Randy Rogers Band Still Shining Through Life’s Ups and Downs
Nothing Shines Like Neon is a first in many ways for the Randy Rogers Band. It’s their first independent album in over a decade. It’s the first they’ve released since the frontman’s mentor died. It’s the first they’ve released since Rogers’ infant daughter died last June. But through all of this, the most notable songs are the sexiest.
Not all personal tragedies are covered on the 11 songs that fill 37 minutes of swinging, up and down emotional Texas country music. “Personal” is a great way to describe the project, however. Rogers says he took chances with this eighth studio album. Start with “Rain and the Radio,” a downright steamy bedroom burner.
“For me that’s hard to pull off sometimes,” he says, calling this song one that pushed him most. “I can write you a sad, lonesome, ‘I miss you’ song. But ‘Let’s take our clothes off and get on the bed'? You gotta have a different kind of mindset.”
“She didn’t love it at first, to be honest. Now she says it doesn’t bother her.”
I can write you a sad, lonesome, ‘I miss you’ song. But ‘Let’s take our clothes off and get on the bed’? You gotta have a different kind of mindset.
Alison Krauss and Dan Tyminski join Rogers to sing “Look Out Yonder,” a song penned by “Friends in Low Places” writer Earl Bud Lee. Producer Paul Worley brought it to the Texan years ago, but he held it because recording the rootsy, nostalgic lyric never felt quite right. Until Kent Finlay died.
Finlay owned the Cheatham Street Warehouse in San Marcos, Texas. It’s where George Strait started, and hundreds of other pickers and singers can say the same. Rogers and his band held down the famous Tuesday night time slot for years, and Finlay was a mentor for the singer.
“I aways said there wouldn’t be Randy Rogers Band without Kent Finlay,” he says, his guitarist seated nearby, nodding in agreement.
“Look Out Yonder” isn’t about Finlay, but it recalls his memory. It’s difficult to ignore the emotion as Rogers sings, “He has no use for silver / Cause his heart is pure as gold / Mama, look out yonder coming down the road.”
The Randy Rogers Band doesn’t draw many sonic comparisons to Chris Stapleton, but their career arcs have been similar. Both were signed to Mercury Nashville, and both struggled to find radio airplay despite having massive appeal to a niche audience. Both carry no resentment. In fact, Rogers says Universal Nashville never cramped their style, and watching Stapleton enjoy success gives him and his bandmates hope.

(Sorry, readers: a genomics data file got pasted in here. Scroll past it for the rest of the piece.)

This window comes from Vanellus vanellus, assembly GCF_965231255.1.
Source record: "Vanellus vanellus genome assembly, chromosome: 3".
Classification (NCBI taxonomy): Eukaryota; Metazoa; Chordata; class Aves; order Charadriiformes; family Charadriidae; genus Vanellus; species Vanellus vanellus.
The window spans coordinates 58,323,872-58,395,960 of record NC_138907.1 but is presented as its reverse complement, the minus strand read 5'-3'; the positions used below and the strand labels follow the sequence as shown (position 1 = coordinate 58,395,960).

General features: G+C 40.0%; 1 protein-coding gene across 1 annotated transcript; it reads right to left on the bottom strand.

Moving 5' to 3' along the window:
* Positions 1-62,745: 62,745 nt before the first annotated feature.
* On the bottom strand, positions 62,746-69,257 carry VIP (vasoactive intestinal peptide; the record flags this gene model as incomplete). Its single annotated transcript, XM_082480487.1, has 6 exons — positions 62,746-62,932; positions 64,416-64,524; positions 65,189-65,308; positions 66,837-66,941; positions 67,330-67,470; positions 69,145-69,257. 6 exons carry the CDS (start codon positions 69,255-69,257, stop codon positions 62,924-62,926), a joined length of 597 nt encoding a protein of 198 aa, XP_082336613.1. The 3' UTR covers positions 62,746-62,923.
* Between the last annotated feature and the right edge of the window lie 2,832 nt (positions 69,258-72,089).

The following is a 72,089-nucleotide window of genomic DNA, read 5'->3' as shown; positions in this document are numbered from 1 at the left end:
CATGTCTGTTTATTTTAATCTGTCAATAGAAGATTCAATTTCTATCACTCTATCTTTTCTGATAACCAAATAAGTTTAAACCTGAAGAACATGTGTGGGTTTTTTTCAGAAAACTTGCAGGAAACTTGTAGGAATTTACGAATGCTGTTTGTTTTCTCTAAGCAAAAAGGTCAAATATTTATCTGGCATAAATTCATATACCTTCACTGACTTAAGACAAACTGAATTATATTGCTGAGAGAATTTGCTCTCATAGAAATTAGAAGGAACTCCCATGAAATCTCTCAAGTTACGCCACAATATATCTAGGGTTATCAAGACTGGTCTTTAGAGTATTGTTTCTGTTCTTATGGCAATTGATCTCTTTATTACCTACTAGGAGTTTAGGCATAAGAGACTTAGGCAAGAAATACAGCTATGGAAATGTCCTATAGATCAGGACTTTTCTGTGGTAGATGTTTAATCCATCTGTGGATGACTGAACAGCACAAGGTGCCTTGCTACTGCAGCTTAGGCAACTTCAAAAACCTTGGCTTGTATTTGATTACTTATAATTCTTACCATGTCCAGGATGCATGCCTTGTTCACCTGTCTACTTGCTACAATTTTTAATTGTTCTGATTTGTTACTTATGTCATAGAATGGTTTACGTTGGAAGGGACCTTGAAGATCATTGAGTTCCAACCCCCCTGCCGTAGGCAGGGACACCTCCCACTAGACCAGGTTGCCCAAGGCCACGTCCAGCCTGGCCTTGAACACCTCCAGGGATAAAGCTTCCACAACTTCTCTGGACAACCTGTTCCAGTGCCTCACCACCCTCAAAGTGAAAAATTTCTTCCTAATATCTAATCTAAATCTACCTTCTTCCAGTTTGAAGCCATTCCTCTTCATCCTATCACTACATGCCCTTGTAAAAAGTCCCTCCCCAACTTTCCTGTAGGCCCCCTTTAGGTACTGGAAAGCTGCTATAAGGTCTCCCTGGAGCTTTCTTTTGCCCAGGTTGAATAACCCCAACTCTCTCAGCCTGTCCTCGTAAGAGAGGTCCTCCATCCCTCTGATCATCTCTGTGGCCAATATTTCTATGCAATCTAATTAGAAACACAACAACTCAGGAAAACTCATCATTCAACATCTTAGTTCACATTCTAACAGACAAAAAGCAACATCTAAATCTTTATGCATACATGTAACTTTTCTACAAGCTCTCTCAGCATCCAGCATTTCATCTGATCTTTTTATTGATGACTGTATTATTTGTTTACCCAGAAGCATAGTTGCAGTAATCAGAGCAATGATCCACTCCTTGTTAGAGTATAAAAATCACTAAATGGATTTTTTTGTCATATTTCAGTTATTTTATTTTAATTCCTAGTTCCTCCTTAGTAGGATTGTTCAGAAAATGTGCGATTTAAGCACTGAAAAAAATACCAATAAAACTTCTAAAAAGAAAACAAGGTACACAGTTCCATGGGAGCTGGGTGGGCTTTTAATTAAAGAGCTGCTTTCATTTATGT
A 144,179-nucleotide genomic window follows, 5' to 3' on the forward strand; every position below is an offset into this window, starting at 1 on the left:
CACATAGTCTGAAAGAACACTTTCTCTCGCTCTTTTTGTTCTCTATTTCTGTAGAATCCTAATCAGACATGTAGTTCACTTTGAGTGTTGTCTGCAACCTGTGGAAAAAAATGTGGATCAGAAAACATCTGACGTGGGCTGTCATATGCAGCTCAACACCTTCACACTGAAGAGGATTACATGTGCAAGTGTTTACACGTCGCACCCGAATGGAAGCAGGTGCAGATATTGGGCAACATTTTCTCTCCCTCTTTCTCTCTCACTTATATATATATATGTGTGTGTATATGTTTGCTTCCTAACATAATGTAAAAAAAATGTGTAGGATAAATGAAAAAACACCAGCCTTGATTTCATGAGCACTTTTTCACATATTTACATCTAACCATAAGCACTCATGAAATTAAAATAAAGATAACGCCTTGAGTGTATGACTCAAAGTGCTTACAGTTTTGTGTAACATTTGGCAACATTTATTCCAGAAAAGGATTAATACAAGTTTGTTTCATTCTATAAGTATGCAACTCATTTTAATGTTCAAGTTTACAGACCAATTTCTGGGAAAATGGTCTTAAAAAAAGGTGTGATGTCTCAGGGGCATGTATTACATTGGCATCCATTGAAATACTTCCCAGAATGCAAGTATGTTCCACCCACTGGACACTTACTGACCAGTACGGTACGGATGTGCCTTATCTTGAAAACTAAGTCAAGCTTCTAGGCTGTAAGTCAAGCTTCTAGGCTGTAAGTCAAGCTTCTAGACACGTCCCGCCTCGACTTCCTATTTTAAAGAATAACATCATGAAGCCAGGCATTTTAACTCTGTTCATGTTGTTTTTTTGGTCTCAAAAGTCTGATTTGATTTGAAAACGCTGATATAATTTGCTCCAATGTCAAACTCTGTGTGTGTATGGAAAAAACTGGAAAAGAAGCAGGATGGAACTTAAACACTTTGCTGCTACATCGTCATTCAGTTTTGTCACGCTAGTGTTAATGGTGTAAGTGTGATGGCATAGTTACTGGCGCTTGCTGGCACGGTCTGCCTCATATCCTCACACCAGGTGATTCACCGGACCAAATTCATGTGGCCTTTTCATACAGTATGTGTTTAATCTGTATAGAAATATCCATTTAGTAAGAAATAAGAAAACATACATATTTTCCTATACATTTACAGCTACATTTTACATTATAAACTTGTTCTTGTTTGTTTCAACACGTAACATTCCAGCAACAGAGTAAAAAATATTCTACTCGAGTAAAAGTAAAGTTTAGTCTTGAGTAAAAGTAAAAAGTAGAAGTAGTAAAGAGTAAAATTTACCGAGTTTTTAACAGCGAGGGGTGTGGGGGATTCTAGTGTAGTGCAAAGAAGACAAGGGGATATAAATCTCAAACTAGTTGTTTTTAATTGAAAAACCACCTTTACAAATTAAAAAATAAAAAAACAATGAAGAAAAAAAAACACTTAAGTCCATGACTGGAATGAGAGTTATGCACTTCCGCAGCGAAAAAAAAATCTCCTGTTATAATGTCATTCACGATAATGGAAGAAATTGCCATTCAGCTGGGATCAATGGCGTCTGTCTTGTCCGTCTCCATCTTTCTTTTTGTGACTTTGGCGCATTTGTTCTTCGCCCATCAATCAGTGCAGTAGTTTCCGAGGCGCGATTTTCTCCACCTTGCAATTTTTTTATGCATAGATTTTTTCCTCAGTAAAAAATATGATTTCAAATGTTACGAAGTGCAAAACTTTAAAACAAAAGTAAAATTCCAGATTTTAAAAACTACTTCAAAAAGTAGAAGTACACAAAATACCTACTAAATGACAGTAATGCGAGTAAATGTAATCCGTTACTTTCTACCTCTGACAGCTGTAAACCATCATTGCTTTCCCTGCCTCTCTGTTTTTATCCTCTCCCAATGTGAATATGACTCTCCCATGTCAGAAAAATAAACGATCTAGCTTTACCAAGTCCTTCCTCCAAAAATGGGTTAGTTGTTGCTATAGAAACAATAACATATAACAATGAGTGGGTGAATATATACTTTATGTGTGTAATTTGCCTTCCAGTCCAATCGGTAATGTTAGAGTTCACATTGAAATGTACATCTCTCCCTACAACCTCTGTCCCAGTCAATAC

“We feel like we make great music, and no it has not gotten the airplay that we hoped. But it (Stapleton's recent CMA success) does give you some type of ray of light.”
Collaborations with Jerry Jeff Walker and Jamey Johnson also stand out. Johnson joined RRB for “Actin’ Crazy,” a song inspired by Entourage actor Adrian Grenier. "San Antone" recalls Strait, and it's easy to imagine his timeless baritone replacing Rogers on the track.
There is no song on Nothing Shines Like Neon about the death of Rogers’ infant daughter, Rumer Rain. There's no hesitation to talk about the experience, an indication that most have remained respectful with their line of inquiry. Everyone from famous baseball players to musicians to the little old ladies at his mother’s church group reached out in the weeks after Rumer’s June 2015 passing. She was barely a week old. At the time, Randy said “She was beautiful in every way. Her brain however was very sick.”
“I’ve never written a song for any of my girls and I don’t know that I could start now," Rogers says. "It has to be perfect. It has to be timeless. It has to be a part of their lives.”
For him, Wade Bowen's "Before These Walls Are Blue" is that song and he's hesitant to try to match. Fellow Texan Aaron Watson also wrote and recorded a song about the death of a daughter. "Bluebonnets" is on the The Underdog album.
“It could probably help me a lot to write about it, but I haven’t touched it yet.”
In 2016, Randy Rogers Band will tour the country and try to stretch their loyal fanbase beyond Texas and the southwest. A May 27 date at Bayou Country Superfest with Luke Bryan should help them do that. They'll also play several shows with Pat Green and Bowen this winter and spring.
Nothing Shines Like Neon was released on Jan. 15.
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